- View the fullscreen Pennsylvania comprehensive enhanced COVID-19 data dashboard
- View the Pennsylvania COVID-19 Dashboard
- View the Pennsylvania County Dashboard
Harrisburg, PA – Every county in Pennsylvania is now either in the yellow or green phase, and the most strict regulations have been lifted. Officials are now focusing on what life will look like after the green phase.
Gov. Tom Wolf says testing will be a big part of being able to moving forward.
As our state lifts regulations, the Pennsylvania Department of Health reminds us that we need to still take those personal precautions to keep ourselves and others safe… simple things like staying home if you feel sick, keeping your distance and especially staying away from large crowds, wearing a mask in public and crowded places, and washing your hands frequently.
There have been 75,592 positive cases of COVID-19 identified in Pennsylvania, with about 71 percent of them currently marked as recovered. Data from the Department of Health shows that there have been 5,943 COVID-19-related deaths.
Harrisburg, PA – With more than 80 percent of the state in some phase of reopening, Governor Tom Wolf announced that 16 additional counties will take another step forward and move to green effective 12:01 a.m., June 5. Counties include Allegheny, Armstrong, Bedford, Blair, Butler, Cambria, Clinton, Fayette, Fulton, Greene, Indiana, Lycoming, Mercer, Somerset, Washington, and Westmoreland.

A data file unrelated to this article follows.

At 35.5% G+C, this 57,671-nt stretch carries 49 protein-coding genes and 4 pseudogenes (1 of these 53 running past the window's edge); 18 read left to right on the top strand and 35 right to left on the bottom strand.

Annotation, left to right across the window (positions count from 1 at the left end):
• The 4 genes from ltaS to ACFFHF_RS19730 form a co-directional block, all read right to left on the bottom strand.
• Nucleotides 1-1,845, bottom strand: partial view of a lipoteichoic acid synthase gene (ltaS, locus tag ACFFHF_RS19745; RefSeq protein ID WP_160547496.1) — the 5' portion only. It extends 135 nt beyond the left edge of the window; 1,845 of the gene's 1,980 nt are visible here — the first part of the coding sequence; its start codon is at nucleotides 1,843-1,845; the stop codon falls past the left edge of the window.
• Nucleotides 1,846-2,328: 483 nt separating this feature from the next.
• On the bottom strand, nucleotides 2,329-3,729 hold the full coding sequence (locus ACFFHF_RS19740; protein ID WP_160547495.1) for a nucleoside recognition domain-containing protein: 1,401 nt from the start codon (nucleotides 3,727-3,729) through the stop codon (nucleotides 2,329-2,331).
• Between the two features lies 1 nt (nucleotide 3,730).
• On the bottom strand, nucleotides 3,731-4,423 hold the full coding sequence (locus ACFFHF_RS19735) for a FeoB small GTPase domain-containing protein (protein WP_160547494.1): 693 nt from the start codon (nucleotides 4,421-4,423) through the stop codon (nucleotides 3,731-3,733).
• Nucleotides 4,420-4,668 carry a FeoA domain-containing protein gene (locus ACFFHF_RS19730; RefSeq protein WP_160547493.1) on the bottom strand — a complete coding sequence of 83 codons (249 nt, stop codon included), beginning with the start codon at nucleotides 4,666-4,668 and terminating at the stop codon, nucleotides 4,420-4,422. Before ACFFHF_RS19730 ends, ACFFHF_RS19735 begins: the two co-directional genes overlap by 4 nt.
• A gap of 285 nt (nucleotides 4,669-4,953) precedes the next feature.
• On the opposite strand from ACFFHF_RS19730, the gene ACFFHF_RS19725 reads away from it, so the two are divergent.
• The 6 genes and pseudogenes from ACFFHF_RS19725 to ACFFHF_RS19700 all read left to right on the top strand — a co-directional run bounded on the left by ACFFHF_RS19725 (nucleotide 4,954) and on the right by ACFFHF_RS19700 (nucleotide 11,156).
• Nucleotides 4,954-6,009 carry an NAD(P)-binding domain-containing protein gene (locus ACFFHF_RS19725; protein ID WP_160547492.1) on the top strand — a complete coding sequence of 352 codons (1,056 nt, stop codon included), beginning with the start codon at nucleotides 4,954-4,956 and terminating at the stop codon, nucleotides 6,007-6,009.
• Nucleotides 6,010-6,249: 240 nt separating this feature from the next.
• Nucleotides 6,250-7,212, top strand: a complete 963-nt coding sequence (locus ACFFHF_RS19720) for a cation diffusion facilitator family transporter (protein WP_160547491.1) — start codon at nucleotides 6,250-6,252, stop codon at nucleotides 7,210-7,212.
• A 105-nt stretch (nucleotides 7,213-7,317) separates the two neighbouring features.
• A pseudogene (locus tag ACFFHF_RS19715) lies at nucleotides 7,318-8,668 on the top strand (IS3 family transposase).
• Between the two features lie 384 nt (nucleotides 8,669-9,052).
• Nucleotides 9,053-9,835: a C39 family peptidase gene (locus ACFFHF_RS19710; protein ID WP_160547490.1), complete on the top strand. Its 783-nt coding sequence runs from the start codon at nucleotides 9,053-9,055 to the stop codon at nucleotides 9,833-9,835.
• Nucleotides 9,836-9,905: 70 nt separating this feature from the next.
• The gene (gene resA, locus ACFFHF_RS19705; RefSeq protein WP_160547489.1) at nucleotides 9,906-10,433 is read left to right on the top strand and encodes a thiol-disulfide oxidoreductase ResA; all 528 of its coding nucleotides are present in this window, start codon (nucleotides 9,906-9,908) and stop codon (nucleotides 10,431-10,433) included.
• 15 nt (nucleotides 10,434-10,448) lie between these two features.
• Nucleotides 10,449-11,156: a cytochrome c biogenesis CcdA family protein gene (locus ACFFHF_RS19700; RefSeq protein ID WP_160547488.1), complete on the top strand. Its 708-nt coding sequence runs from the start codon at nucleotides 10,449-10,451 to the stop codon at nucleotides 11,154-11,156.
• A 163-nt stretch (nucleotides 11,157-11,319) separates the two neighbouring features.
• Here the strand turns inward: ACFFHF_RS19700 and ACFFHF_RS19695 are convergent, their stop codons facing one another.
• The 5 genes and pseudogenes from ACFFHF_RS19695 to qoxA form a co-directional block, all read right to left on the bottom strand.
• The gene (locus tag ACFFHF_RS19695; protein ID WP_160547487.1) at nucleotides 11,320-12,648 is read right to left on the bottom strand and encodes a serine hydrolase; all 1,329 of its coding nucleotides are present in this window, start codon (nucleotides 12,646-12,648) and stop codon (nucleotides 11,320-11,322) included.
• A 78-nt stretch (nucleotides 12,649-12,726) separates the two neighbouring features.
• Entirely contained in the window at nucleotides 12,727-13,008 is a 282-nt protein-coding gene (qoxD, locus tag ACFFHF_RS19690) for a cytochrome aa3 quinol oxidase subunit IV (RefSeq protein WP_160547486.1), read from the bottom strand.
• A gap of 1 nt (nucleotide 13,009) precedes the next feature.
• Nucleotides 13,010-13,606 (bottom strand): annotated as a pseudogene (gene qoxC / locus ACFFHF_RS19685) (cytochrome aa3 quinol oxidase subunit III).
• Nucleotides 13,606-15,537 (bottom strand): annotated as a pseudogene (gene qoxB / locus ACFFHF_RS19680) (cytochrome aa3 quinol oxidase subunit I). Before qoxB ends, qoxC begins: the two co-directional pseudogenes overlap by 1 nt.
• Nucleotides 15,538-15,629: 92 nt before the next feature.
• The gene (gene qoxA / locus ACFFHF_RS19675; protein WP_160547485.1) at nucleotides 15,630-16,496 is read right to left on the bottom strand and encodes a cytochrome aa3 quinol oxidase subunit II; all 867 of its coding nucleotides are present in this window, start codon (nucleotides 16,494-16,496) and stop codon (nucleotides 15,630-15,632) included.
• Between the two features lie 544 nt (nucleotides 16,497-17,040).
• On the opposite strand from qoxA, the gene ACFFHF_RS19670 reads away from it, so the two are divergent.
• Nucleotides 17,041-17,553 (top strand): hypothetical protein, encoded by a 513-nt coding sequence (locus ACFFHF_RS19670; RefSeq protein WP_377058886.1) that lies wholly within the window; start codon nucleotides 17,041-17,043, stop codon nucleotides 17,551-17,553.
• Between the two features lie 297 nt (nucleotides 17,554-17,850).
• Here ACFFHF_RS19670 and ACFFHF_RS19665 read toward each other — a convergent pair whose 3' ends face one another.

The first 18 counties moved to green today, including Bradford, Cameron, Centre, Clarion, Clearfield, Crawford, Elk, Forest, Jefferson, Lawrence, McKean, Montour, Potter, Snyder, Sullivan, Tioga, Venango and Warren.
Eight counties moved to yellow today, including Dauphin, Franklin, Huntingdon, Lebanon, Luzerne, Monroe, Pike, and Schuylkill.
Counties that remain in red and are expected to move to yellow by June 5 include Berks, Bucks, Chester, Delaware, Lackawanna, Lancaster, Lehigh, Northampton, Montgomery, and Philadelphia.
Harrisburg, PA – We’re officially in the green phase in our area, with more COVID-19-related restrictions being lifted!